Dealing with bullying-directgov sorces

Parents

Dealing with bullying

Bullying is unacceptable. If your child is being bullied at school, the school should have policies and procedures in place to support you. There are also organisations which can help and offer further information and advice if you need it.

Identifying bullying

Bullying can be defined as deliberately hurtful behaviour that is repeated over a period of time. This can include:

  • teasing, abusive remarks and name calling
  • threats and physical violence
  • damage to property
  • leaving pupils out of social activities deliberately
  • spreading rumours
  • upsetting mobile phone or email messages (sometimes called cyberbullying)

If your child is being bullied

Your child may not directly tell you that they are being bullied but may display other symptoms like headaches, irritability and anxiety, and may not want to go to school. If your child is behaving like this or out of character and you suspect they are being bullied, try talking to them about:

  • their progress with school work
  • friends at school
  • what they do at lunchtimes and breaks
  • any problems or difficulties they are facing

Finding out your child is being bullied can be very upsetting, but if this happens try to talk calmly to your child about what is happening and:

  • make a note of what they say: who was involved, where, when and how often?
  • reassure your child that they have done the right thing by telling you
  • tell your child to report any further incidents to a teacher straightaway
  • talk to your child’s teacher about the bullying

Cyberbullying

Two thirds of all bullying is verbal, and increasingly this happens in un-moderated chat rooms or by instant messaging, or via text messages on mobile phones. Bullying can be subtle but most of the time, if your child is being bullied, they know who is doing it to them.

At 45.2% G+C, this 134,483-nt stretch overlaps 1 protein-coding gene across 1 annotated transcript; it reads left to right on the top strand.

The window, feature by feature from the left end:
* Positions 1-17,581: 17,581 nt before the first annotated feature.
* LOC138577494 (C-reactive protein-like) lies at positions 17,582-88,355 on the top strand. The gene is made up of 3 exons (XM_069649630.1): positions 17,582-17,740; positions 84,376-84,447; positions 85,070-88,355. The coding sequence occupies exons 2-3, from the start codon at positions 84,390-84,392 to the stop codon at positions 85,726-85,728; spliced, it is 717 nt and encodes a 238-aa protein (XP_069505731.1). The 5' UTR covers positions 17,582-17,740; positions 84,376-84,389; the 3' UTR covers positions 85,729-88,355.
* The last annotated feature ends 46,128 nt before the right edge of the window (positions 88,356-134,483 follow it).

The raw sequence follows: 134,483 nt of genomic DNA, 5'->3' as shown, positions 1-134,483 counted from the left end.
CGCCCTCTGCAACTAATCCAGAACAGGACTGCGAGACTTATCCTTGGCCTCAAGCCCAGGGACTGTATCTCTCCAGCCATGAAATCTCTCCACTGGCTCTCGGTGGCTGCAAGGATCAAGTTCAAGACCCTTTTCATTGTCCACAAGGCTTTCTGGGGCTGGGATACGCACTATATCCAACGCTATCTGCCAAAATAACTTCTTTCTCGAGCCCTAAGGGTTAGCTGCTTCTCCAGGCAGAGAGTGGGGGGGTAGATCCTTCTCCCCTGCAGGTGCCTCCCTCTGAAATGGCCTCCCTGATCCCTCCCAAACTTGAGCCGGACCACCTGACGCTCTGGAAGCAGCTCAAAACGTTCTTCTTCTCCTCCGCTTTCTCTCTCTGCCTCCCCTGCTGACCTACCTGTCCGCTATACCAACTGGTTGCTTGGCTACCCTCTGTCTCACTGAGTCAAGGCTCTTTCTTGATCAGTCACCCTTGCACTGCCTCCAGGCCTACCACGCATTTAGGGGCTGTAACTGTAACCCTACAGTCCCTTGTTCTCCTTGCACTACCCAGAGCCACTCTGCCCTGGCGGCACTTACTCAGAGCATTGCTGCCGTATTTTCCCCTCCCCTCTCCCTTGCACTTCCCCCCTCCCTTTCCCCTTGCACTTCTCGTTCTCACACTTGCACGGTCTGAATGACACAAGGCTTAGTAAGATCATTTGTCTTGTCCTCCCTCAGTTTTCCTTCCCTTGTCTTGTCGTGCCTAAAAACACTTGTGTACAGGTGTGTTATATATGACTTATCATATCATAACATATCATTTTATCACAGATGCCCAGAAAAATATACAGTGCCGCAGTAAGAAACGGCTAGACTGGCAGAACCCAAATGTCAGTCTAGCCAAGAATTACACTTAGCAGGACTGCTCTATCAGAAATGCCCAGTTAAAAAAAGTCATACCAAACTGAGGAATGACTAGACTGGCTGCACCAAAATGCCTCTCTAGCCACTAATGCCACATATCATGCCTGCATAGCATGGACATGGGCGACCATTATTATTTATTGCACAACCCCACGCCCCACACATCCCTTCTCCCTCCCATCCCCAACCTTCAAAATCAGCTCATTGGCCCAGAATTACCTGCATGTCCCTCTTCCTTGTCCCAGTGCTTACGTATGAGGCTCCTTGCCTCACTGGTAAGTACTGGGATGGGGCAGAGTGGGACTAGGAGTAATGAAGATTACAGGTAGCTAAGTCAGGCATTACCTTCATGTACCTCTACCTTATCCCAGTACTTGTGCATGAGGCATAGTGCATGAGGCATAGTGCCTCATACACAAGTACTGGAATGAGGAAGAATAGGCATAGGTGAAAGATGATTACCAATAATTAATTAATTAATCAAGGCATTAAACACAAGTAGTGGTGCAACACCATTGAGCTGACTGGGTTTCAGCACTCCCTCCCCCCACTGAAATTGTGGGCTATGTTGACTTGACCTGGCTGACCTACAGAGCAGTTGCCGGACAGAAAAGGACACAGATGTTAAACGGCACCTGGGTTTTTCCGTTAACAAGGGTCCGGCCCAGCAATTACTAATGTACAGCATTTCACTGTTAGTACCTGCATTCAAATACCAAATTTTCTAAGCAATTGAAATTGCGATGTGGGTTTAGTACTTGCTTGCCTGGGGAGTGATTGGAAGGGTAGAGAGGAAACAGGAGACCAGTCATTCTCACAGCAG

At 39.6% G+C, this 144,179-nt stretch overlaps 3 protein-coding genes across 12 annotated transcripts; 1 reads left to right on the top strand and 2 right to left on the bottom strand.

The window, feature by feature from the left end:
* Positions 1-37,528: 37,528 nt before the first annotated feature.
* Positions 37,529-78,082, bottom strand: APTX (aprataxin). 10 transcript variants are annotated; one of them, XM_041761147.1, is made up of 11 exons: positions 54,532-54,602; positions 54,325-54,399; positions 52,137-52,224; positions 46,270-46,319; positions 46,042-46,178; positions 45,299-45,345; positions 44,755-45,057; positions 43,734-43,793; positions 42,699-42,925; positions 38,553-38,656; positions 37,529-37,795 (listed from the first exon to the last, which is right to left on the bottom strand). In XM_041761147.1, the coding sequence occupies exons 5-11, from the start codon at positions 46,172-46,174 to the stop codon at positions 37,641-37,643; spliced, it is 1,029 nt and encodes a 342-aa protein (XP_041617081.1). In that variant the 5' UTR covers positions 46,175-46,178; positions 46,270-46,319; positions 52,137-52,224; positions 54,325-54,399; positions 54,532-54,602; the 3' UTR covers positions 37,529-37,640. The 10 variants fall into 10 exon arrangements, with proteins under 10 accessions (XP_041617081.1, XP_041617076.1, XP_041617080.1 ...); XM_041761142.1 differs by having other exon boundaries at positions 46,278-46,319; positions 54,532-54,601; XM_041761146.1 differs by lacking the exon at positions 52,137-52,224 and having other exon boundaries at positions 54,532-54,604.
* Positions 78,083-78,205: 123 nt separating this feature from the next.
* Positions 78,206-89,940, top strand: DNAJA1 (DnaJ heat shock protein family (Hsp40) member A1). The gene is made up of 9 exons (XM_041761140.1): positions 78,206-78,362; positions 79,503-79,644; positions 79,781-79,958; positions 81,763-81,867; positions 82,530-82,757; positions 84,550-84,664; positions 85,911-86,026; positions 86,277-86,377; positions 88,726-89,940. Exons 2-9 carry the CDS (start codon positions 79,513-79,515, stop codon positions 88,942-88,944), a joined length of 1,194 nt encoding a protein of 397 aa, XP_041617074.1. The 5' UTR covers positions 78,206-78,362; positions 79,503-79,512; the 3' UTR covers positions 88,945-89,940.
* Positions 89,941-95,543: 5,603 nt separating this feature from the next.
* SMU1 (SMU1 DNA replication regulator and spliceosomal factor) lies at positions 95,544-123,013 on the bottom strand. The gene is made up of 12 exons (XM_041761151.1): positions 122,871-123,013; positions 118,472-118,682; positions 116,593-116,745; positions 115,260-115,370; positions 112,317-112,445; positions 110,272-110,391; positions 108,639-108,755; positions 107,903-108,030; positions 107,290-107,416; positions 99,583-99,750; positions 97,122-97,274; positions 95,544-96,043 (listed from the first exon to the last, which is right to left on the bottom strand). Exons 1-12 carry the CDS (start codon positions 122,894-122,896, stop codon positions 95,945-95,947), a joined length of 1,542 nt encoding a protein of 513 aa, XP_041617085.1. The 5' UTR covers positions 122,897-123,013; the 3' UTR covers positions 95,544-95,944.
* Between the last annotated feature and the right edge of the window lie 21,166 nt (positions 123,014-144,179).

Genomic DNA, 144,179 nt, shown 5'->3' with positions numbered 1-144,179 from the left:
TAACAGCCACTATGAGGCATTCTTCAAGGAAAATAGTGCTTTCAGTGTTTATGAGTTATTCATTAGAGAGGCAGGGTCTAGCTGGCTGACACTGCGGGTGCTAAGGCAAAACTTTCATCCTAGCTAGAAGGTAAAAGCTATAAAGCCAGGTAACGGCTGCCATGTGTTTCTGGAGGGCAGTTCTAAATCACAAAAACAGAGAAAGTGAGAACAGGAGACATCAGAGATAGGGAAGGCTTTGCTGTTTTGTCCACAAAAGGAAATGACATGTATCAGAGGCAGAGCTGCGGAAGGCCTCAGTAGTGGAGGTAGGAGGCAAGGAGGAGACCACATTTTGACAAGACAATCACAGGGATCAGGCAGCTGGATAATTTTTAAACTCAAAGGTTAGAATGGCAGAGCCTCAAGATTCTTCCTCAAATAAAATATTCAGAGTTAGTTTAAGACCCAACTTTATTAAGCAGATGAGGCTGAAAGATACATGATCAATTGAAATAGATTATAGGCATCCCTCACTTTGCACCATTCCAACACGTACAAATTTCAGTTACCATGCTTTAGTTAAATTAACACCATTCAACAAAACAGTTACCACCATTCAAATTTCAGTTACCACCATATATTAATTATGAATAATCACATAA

What you can do:

  • get them to show you any messages they’ve received or to tell you immediately if anything new happens
  • tell them never to respond to an internet bully in a chat room, and never respond to abusive text messages
  • make sure they stick to moderated chat rooms
  • tell them that bullying usually stops once they tell other people about it
  • if bullying or abuse starts in a chat room, encourage your children to leave immediately and tell you – you can then contact the moderator or the site manager/editor
  • tell them never to give out personal contact details online or put photographs of themselves up on websites

Talking to teachers about bullying

When you talk to your child’s teacher, remember they may have no idea your child is being bullied. Try to stay calm and:

  • give specific details of what your child says has happened: give names, dates and places
  • make a note of what action the school will take
  • ask if there is anything you can do to help
  • stay in touch with the school – let them know if the problem continues or if the situation improves
  • find out what the anti-bullying policy is for the school (every school should have one), so you know what to expect

If you have spoken to your child’s teachers and school and the bullying doesn’t stop, or you are still not happy with the way the school is dealing with it, the following organisations offer support and information:

  • Parentline Plus helpline: 0808 800 2222 (Monday to Friday 9.00 am to 9.00 pm, Saturday 9.30 am to 5.00 pm, Sunday 10.00 am to 3.00 pm)
  • Kidscape helpline for parents: 08451 205204 (10.00 am to 4.00 pm)
  • Anti Bullying Campaign advice line for parents and children: 020 7378 1446 (9.30 am to 5.00 pm)
  • Advisory Centre for Education (advice for parents and children on all school matters): 0808 800 5793
  • Children’s Legal Centre (free legal advice on all aspects of the law affecting children and young people): 0845 120 2948

If your child is bullying others

If your child is bullying, they could be copying the behaviour of other people in the family; or perhaps they haven’t learned better ways of mixing with their friends. Friends may be encouraging bullying, or your child may be going through a difficult time and acting out aggressive feelings.

To stop your child bullying:

  • explain to your child that what they are doing is unacceptable and making other children unhappy
  • discourage other members of your family from using aggression or force to get what they want
  • show your child how they can join in without bullying
  • see your child’s teacher to talk about how you can work together to stop your child bullying
  • check regularly with your child about how things are going at school
  • give your child lots of praise when they are co-operative and kind to other people
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